The second reading also has something important to tell us. The second reading tells us to be united! More importantly, the second reading tells us that pride divides us, that is, when we think of ourselves first, when we think of our interest first, when we think that we are better than others, when we compete and compare ourselves with others, etc; but humility unites us, that is, when we think of others first, when we think that others are better than us, when we think of others interest first, when we do not compete or compare with others, etc.
Most importantly, the second reading tells us to be humble as Jesus Christ was humble!
Jesus Christ was the Son of God, but he humbled himself and became the Servant of God,
the Suffering Servant of God. That is why he became man and became lower than man by accepting death, death on the cross; but God raised him up high and gave him a name that is above every other name, so that at the name of Jesus, every knee shall bow and every tongue shall acclaim that Jesus Christ is Lord to the glory of God the Father!
Three years ago, same Sunday as today, we celebrated the “World Day of Migrants and Refugees” and the theme was “Migrants and Refugees: Towards a Better World”! That is, Migrants and Refugees can make the world better economically, politically, culturally and spiritually! That is why both our Pope and Bishop welcome migrants and refugees! Both our Pope and Bishop have a special message for us! We will quote from the Pope first, and then we will quote from our Bishop.
“Dear migrants and refugees! Never lose the hope that you too are facing a more secure future, that on your journey you will encounter an outstretched hand, and that you can experience fraternal solidarity and the warmth of friendship! To all of you, and to those who have devoted their lives and their efforts to helping you, I give the assurance of my prayers and I cordially impart my Apostolic Blessing.”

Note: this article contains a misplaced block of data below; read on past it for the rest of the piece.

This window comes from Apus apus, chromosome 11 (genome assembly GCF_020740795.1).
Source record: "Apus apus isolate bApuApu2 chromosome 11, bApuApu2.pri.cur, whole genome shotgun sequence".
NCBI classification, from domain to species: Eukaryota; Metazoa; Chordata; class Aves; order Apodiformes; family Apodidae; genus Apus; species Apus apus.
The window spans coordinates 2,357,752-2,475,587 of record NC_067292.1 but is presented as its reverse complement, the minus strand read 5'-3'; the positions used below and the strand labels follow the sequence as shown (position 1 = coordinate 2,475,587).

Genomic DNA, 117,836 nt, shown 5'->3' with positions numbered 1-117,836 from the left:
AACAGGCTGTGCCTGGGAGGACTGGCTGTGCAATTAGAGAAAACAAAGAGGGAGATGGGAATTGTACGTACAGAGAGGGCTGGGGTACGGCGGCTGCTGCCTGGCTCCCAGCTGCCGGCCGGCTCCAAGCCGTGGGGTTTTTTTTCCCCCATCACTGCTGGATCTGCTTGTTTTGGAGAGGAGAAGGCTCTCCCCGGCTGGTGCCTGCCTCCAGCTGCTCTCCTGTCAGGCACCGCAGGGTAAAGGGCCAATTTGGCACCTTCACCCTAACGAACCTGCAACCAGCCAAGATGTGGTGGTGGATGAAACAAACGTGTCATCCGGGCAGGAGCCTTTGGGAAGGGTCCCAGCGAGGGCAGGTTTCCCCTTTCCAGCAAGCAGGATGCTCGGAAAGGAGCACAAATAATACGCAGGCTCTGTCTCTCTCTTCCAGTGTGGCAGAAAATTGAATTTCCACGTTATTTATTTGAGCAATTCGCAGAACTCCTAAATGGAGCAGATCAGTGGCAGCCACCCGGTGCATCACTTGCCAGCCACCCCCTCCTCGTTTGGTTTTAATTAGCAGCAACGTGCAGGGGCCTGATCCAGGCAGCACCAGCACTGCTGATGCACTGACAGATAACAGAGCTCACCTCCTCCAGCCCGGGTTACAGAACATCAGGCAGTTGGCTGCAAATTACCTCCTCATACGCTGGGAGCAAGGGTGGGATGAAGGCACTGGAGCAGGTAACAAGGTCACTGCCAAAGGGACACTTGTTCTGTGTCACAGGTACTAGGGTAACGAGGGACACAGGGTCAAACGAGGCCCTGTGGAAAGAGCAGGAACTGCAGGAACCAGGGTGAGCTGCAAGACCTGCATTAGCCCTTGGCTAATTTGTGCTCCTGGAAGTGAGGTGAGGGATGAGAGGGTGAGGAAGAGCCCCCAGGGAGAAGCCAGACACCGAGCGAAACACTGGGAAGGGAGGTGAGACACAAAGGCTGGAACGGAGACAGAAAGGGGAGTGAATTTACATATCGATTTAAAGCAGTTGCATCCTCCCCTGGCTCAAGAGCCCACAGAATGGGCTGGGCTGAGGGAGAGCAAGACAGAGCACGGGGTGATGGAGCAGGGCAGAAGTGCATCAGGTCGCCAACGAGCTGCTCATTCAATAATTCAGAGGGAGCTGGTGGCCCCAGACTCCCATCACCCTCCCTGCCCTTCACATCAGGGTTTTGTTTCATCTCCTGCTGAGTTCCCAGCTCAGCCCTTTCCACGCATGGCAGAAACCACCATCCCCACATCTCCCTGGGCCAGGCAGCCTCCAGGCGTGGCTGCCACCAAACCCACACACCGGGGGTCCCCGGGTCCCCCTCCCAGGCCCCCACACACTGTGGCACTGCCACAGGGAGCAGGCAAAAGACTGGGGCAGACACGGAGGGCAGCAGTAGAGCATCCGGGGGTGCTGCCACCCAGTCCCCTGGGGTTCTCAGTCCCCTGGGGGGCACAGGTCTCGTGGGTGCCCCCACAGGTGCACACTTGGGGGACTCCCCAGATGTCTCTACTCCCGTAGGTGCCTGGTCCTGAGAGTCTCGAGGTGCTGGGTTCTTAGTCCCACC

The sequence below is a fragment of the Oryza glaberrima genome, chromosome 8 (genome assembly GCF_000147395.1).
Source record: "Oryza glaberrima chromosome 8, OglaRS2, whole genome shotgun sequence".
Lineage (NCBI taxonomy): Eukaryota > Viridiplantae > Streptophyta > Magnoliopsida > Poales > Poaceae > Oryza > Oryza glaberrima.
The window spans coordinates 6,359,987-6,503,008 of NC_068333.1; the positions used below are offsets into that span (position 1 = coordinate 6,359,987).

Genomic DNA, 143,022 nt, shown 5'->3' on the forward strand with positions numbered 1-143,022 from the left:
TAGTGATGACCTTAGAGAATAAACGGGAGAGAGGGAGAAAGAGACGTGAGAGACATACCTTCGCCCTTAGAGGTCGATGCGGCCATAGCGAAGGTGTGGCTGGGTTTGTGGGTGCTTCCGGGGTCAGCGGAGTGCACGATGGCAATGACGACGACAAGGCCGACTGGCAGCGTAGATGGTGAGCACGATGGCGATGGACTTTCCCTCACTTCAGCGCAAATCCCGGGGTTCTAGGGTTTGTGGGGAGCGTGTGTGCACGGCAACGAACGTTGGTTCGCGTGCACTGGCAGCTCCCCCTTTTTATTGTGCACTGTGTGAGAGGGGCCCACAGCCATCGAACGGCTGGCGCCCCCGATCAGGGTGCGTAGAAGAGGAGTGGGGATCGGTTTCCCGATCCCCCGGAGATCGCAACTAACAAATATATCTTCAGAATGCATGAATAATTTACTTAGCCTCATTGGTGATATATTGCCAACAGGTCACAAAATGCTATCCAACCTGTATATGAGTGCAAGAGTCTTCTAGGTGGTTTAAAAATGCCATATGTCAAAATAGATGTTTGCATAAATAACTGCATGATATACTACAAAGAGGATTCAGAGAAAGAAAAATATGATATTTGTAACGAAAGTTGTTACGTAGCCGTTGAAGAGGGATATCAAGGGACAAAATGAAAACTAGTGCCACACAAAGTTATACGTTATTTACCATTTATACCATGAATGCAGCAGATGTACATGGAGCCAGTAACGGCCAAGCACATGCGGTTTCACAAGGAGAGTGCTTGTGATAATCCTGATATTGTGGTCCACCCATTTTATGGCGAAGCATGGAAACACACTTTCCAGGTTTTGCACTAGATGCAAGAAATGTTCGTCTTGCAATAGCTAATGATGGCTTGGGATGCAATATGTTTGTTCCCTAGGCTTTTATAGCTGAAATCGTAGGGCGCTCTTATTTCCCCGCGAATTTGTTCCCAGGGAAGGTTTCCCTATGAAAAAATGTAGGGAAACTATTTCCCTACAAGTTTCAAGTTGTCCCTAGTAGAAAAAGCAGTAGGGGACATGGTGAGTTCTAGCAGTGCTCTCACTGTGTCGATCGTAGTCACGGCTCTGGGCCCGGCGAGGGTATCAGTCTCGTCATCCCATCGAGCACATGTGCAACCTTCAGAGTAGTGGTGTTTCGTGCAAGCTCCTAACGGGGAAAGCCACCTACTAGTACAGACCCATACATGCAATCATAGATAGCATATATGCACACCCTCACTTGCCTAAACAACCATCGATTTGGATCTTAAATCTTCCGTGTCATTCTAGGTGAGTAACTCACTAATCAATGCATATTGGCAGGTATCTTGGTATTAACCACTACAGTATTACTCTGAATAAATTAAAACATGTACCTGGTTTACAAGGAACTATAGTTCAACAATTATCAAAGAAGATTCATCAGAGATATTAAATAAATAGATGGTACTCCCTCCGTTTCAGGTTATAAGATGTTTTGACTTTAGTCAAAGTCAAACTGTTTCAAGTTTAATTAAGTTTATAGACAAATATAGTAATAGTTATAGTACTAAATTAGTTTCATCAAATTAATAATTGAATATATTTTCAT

Pope Francis, Vatican, 5 August 2013.
“Dear migrants, your presence here in the Diocese of Sandakan has not just brought about tremendous economic growth, through your dedication in the various sectors.
You have added colors to our church. Your involvement in the many activities of the local church is an indication of your strong faith and desire to participate and to belong.
You have blended well into the community of faith. You are an integral part of the Body of Christ. Church life has been greatly enriched by your presence. I urge you to remain as one so that together, as brothers and sisters, we may stride forth on a journey of hope.
Jesus fully identifies with the sojourner and to welcome the sojourner is to welcome Jesus himself. Jesus teaches us to show concern for the poor and oppressed who come to our land seeking for a better tomorrow.
As we celebrate today’s occasion, let us be mindful that the warmth of welcome and acceptance that flows in this venue should not be confined within the walls and within the moment. Let us continue to reach out generously with an open heart to our brothers and sisters on the move that there is always a better tomorrow, a better world for all.”
Bishop Julius Dusin Gitom
Dear migrants, our Pope welcomes you, our Bishop welcomes you, and all of us welcome you! A happy and blessed “Migrant Sunday” to all of you! Amen!